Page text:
Berlin search crews found four missing hikers at Ragged Mountain Sunday. They were tracked through a cell phone GPS.
Lost hikers has become a familiar call for the South Kensington Fire Department. At this time of year, with the daylight not lasting as long and the temperatures falling quickly at night, it is important for hikers and walkers prepare for their trek.
"Luckily we have GPS and we can lock onto their cell phone coordinates pretty quickly," said South Kensington chief Brian Chapman after an earlier rescue this year. "Sometimes it takes 10 minutes and sometimes it takes longer. The trails are all marked pretty well so if they are on one of the trails we can usually find them pretty quickly. If they stray off the trails and start doing their own thing, then it can become complicated."
Ragged Mountain can be tough to tame for inexperienced hikers and climbers even though the trails are marked.
"Last year about five Sunday nights in a row at 7 p.m. we would get a call that someone was lost in the woods," Chapman said. "I used to joke, I was going to set up a barbecue at the base of the mountain on Sunday nights and just wait for the call to come in.
"If hikers are not familiar with the trails and it starts to get dark, they can get stuck. Once the sun goes down, it gets dark in a hurry. If you don’t have lighting, it will be tough to see where you are going. We have had two fall victims that we have had to call Life Star for and there are small rock cliffs that you can climb.
"It's like anything else, if you are experienced it will never be a problem but if not, there are plenty of things that can go wrong."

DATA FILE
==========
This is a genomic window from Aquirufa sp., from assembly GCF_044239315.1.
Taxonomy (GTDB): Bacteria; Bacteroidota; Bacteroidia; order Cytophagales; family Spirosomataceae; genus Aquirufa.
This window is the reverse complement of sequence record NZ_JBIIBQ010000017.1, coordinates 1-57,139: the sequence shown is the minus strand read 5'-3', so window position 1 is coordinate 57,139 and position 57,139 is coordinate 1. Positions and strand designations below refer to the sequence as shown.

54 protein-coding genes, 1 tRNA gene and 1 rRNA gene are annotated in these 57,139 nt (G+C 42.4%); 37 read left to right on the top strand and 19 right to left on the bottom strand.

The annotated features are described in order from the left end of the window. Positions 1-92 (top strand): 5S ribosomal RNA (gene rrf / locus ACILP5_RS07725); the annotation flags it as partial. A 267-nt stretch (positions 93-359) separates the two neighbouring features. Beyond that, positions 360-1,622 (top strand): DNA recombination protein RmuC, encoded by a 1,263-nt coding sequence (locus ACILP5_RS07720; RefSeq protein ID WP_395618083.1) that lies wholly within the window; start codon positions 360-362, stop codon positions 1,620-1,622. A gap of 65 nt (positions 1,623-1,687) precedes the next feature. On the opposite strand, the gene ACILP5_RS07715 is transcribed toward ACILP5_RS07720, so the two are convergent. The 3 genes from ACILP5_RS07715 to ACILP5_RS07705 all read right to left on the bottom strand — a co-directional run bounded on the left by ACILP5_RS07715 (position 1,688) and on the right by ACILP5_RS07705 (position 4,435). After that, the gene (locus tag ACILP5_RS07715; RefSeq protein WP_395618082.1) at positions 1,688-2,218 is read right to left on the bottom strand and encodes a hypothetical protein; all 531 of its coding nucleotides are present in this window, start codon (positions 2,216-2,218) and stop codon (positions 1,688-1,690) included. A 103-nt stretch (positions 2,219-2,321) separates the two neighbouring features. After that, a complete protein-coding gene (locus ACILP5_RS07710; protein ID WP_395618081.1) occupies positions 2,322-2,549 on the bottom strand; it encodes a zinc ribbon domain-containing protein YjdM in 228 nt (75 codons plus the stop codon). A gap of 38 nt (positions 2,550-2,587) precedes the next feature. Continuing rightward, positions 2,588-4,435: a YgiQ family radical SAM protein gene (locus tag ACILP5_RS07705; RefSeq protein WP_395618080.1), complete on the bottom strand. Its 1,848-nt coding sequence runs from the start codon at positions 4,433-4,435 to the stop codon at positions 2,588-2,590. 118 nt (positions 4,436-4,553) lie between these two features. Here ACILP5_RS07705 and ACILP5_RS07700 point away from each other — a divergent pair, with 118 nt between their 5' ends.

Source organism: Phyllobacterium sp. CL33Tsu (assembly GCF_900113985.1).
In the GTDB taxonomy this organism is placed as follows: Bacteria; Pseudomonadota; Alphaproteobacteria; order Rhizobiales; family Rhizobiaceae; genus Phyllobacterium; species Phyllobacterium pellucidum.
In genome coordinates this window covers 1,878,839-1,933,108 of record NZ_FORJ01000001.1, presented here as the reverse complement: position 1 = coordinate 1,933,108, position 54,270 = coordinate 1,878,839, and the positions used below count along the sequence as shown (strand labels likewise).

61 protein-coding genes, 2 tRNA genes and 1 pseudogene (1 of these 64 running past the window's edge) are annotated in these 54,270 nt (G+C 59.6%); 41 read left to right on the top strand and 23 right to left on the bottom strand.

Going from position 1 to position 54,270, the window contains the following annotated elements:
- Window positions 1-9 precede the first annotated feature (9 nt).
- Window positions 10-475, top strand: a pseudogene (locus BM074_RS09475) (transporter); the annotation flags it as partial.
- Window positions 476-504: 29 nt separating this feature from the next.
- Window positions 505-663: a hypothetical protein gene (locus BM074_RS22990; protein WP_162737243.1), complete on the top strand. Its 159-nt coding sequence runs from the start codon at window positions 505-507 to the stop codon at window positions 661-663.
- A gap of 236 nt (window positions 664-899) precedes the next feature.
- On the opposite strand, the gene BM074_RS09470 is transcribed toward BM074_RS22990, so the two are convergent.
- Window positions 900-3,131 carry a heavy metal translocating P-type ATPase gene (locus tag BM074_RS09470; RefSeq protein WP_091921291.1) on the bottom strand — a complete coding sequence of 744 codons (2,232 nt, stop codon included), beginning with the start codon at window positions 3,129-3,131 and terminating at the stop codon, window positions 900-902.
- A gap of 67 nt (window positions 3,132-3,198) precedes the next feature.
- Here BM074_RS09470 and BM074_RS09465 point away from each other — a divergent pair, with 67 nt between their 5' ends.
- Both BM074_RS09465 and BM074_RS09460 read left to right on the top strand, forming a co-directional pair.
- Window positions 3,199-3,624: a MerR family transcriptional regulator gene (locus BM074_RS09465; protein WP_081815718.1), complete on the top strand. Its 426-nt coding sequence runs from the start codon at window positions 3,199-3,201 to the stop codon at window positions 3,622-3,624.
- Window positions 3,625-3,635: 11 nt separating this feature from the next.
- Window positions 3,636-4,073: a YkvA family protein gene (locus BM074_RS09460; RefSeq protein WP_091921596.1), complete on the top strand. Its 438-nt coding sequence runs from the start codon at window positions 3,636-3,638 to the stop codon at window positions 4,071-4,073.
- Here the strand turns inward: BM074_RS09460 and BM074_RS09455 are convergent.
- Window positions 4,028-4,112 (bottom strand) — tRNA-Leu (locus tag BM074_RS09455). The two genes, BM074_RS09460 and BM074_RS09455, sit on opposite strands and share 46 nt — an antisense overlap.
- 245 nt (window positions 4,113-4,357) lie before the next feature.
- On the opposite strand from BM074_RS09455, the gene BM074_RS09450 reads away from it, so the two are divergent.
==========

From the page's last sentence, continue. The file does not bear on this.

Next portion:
Chapman said the SKVFD has hung a sign at the bottom of the mountain telling hikers what to have before they start their climb. It includes a fully charged cell phone, a jacket in case the weather changes and other things that will make for a safe trip.
The Berlin Police Communications Unit dispatches responders for Police, Fire, and Medical emergencies. When people call 9-1-1 the most important thing BPD needs to know is your location. The first thing they ask when we answer 9-1-1 is “9-1-1, what is the location of your emergency?” before we get any other information. In this way, if they were to get cut off or unable to get any other details about what is going on, at the very least we can send a response to check the location of your call.
The most difficult 9-1-1 calls to handle are those from callers who blurt out information in an unorganized manner. The dispatchers are trained to ask questions that will locate and prioritize an incident. Callers should listen to the questions that the dispatcher is asking them and provide brief and clear answers to those questions. In the case of medical calls, we transfer the call to Hunter’s Ambulance Service who provides life saving instructions to the caller after responders have been dispatched. Therefore it is important to patiently listen to the instructions the dispatcher is giving you.
Connecticut is one of only a handful of States able to handle 9-1-1 wireless calls from cellular phones as well as the regular “wired” calls. When you call 9-1-1 from a wire line telephone the call is automatically routed to the “Public Safety Answering Point” (PSAP) in the town in which the call is placed. The designated PSAP for the Town of Berlin is the Berlin Police Department. When you call 9-1-1 from a wireless or cellular phone the location technology is much different. Connecticut is one of just eighteen States that has progressed to phase 2 wireless 9-1-1 which allows the PSAP to pinpoint the location of the caller in addition to the location of the nearest cell tower. As of November 2004 every Connecticut Public Safety Answering Point has the capability of handling 9-1-1 wireless Phase 2 calls. All modern cellular phones have this technology built in.
"In the old days, calls would just ping off the nearest tower and you had to try to triangulate from there," Berlin Police Dept. Deputy Chief john Klett said. "Now with the new cell phones and system, if you hit refresh it will tell you where the call came from or pretty close to it. It will give you a latitude and longitude reading which is a big help."